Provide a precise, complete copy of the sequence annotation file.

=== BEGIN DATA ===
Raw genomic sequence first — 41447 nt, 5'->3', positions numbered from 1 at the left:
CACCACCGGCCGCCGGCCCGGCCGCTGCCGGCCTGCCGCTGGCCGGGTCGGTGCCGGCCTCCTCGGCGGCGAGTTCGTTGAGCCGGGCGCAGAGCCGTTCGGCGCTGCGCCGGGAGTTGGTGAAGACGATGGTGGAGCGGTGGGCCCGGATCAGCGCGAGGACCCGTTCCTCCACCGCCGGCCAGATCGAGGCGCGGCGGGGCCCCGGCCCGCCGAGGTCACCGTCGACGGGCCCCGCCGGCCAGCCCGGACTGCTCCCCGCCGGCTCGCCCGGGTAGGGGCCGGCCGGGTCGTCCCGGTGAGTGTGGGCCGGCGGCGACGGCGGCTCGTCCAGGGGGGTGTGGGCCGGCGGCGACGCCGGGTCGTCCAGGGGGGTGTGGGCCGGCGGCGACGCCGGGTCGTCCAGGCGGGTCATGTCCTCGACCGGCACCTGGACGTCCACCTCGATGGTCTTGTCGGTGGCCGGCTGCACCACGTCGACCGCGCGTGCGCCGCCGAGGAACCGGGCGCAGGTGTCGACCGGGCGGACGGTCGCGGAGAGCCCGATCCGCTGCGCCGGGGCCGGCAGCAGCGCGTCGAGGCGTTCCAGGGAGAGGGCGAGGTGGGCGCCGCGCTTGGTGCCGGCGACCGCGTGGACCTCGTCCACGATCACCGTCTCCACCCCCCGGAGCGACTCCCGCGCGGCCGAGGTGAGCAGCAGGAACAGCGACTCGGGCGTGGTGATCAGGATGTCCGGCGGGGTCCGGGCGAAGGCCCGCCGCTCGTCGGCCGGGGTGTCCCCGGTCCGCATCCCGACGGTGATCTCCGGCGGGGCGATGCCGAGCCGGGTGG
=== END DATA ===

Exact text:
Raw genomic sequence first — 41447 nt, 5'->3', positions numbered from 1 at the left:
CACCACCGGCCGCCGGCCCGGCCGCTGCCGGCCTGCCGCTGGCCGGGTCGGTGCCGGCCTCCTCGGCGGCGAGTTCGTTGAGCCGGGCGCAGAGCCGTTCGGCGCTGCGCCGGGAGTTGGTGAAGACGATGGTGGAGCGGTGGGCCCGGATCAGCGCGAGGACCCGTTCCTCCACCGCCGGCCAGATCGAGGCGCGGCGGGGCCCCGGCCCGCCGAGGTCACCGTCGACGGGCCCCGCCGGCCAGCCCGGACTGCTCCCCGCCGGCTCGCCCGGGTAGGGGCCGGCCGGGTCGTCCCGGTGAGTGTGGGCCGGCGGCGACGGCGGCTCGTCCAGGGGGGTGTGGGCCGGCGGCGACGCCGGGTCGTCCAGGGGGGTGTGGGCCGGCGGCGACGCCGGGTCGTCCAGGCGGGTCATGTCCTCGACCGGCACCTGGACGTCCACCTCGATGGTCTTGTCGGTGGCCGGCTGCACCACGTCGACCGCGCGTGCGCCGCCGAGGAACCGGGCGCAGGTGTCGACCGGGCGGACGGTCGCGGAGAGCCCGATCCGCTGCGCCGGGGCCGGCAGCAGCGCGTCGAGGCGTTCCAGGGAGAGGGCGAGGTGGGCGCCGCGCTTGGTGCCGGCGACCGCGTGGACCTCGTCCACGATCACCGTCTCCACCCCCCGGAGCGACTCCCGCGCGGCCGAGGTGAGCAGCAGGAACAGCGACTCGGGCGTGGTGATCAGGATGTCCGGCGGGGTCCGGGCGAAGGCCCGCCGCTCGTCGGCCGGGGTGTCCCCGGTCCGCATCCCGACGGTGATCTCCGGCGGGGCGATGCCGAGCCGGGTGG